It’s the nightmare of every founder and anyone in the business of innovation. You spend a fortune and countless hours building something. Afterwards, you do everything to safeguard its inner workings. But then one day you wake up to find the people you once trusted have stolen your idea and are passing it off as their own. It may not happen to everyone, but when it happens, then it’s natural to feel lost. While Sri Lanka does have robust IP protection laws, navigating the jungle of legal regulations is no easy task, but if you know your way around it then it’s possible for you to get justice – irrespective of how big your opponent is.
Cases of IP theft in Sri Lanka
Recently, Informatics was awarded interim injunctions by the Commercial High Court against some of its former employees and their current employers. Informatics claimed these employees had access to confidential information relating to its software products. The company alleges these employees along with their current employer, Scicom Lanka and its parent company, Scicom (Msc) Berhad, made unfair and unethical use of this confidential information. The interim injunctions were awarded against these former employees and their employers, preventing them from violating the IP of Informatics.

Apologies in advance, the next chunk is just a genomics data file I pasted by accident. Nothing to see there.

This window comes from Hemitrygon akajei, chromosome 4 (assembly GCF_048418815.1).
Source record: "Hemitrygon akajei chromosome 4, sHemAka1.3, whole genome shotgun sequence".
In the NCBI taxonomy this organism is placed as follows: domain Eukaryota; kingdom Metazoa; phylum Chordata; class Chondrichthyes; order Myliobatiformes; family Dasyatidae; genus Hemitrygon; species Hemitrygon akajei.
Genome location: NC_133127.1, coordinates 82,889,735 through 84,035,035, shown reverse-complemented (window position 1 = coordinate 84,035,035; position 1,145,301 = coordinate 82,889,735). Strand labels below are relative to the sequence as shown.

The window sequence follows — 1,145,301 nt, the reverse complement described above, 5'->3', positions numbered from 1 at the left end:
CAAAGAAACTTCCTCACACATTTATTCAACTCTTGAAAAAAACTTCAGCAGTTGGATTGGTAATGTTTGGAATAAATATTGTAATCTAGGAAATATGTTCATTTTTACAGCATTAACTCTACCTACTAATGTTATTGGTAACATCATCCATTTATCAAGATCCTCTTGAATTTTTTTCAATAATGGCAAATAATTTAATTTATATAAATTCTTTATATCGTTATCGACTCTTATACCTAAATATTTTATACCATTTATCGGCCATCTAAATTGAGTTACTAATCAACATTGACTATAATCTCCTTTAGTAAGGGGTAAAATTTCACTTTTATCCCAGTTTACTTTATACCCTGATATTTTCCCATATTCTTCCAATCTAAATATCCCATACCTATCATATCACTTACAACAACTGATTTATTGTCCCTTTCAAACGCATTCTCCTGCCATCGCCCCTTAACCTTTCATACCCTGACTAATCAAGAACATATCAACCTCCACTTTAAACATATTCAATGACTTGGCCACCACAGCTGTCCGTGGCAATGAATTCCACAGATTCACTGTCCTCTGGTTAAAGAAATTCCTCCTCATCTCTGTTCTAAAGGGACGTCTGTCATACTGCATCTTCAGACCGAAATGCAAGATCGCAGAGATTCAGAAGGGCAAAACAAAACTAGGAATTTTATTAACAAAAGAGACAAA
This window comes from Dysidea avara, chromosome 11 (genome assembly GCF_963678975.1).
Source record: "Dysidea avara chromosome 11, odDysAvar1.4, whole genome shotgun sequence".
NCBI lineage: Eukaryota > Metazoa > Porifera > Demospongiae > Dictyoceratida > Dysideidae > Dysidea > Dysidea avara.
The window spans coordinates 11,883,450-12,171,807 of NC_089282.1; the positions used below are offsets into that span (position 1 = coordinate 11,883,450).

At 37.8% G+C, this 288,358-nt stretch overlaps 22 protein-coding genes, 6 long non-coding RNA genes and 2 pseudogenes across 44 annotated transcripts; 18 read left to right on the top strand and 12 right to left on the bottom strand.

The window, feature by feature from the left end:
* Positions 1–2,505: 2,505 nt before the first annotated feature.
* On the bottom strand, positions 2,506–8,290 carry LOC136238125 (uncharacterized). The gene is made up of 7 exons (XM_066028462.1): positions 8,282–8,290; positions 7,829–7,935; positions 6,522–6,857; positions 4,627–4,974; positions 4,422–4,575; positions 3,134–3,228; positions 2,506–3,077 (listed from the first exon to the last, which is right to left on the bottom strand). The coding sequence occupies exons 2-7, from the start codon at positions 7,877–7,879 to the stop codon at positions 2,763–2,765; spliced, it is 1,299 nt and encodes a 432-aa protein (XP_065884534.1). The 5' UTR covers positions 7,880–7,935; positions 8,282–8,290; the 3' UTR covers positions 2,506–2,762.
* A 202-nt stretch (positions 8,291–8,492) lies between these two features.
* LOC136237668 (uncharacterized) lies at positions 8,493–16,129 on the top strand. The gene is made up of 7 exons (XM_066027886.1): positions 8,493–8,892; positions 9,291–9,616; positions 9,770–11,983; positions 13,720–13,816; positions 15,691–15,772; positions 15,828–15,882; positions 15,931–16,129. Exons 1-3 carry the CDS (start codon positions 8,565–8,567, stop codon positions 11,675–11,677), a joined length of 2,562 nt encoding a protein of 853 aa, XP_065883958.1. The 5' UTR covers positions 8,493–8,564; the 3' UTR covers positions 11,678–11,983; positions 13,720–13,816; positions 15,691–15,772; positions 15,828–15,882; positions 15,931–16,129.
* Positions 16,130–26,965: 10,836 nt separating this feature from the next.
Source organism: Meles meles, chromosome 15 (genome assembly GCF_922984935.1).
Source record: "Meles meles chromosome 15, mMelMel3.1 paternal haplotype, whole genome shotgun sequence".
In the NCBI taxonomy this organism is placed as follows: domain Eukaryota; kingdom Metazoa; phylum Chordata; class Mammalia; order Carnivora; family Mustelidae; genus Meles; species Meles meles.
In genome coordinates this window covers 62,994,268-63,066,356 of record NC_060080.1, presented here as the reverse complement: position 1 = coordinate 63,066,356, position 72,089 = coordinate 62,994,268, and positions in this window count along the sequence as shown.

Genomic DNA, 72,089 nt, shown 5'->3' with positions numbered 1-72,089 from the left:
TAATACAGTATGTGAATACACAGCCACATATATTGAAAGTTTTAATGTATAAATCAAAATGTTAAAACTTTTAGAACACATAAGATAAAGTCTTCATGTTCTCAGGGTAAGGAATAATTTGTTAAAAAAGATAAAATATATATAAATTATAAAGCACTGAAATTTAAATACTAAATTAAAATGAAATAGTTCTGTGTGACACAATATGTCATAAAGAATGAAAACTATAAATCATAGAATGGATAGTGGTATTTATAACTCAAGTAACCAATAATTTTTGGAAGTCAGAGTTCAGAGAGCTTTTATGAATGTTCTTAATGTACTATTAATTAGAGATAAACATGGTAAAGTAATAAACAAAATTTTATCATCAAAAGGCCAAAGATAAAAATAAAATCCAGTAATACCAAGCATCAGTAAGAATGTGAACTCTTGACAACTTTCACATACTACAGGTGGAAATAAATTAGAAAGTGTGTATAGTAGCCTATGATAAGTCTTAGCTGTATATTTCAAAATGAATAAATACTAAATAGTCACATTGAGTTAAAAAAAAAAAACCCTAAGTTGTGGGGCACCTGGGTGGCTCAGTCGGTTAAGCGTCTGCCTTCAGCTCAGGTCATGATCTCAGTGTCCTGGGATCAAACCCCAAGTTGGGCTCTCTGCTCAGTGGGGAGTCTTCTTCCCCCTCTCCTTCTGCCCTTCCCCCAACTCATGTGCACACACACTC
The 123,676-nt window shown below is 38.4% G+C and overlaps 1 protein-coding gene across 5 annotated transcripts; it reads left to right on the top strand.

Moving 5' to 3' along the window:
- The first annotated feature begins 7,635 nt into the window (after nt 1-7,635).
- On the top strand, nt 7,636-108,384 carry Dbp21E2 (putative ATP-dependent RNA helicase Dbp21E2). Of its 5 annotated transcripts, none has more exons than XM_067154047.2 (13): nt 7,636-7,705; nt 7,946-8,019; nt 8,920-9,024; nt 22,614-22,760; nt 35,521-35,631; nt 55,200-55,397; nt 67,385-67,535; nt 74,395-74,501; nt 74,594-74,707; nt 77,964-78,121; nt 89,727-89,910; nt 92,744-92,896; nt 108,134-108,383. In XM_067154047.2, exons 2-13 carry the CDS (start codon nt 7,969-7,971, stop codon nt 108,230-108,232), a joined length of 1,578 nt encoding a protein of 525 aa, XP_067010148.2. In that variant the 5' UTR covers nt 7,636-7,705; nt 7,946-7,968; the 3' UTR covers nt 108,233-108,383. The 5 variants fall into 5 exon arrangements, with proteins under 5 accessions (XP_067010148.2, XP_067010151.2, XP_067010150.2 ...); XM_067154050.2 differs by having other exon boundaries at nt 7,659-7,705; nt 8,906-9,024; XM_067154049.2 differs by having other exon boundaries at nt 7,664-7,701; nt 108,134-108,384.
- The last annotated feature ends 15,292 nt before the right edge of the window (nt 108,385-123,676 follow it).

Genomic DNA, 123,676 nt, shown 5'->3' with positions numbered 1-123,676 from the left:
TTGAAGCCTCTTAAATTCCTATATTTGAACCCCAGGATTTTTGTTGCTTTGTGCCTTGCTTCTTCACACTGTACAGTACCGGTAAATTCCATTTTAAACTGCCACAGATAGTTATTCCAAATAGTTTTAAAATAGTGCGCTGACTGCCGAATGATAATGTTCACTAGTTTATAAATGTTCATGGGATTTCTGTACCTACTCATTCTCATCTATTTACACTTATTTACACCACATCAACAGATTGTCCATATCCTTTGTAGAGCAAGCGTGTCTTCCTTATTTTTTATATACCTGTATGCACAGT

Another case earlier this year saw the Supreme Court of Sri Lanka refusing to grant leave in an appeal by SLT and SLT (Services) against an injunction by the Commercial High Court. The injunction prevents SLT and SLT (Services) from violating the IP of a local inventor, A.M.T. Nirmala. Having developed a power strip with lightning surge protection against high voltages, the local inventor entered into discussions with SLT and offered them a sample. Claiming SLT had dissected the device to illegally obtain knowledge of its inner workings, the local inventor took the case to courts, where the injunction was awarded preventing SLT from utilizing this confidential information for any commercial purposes.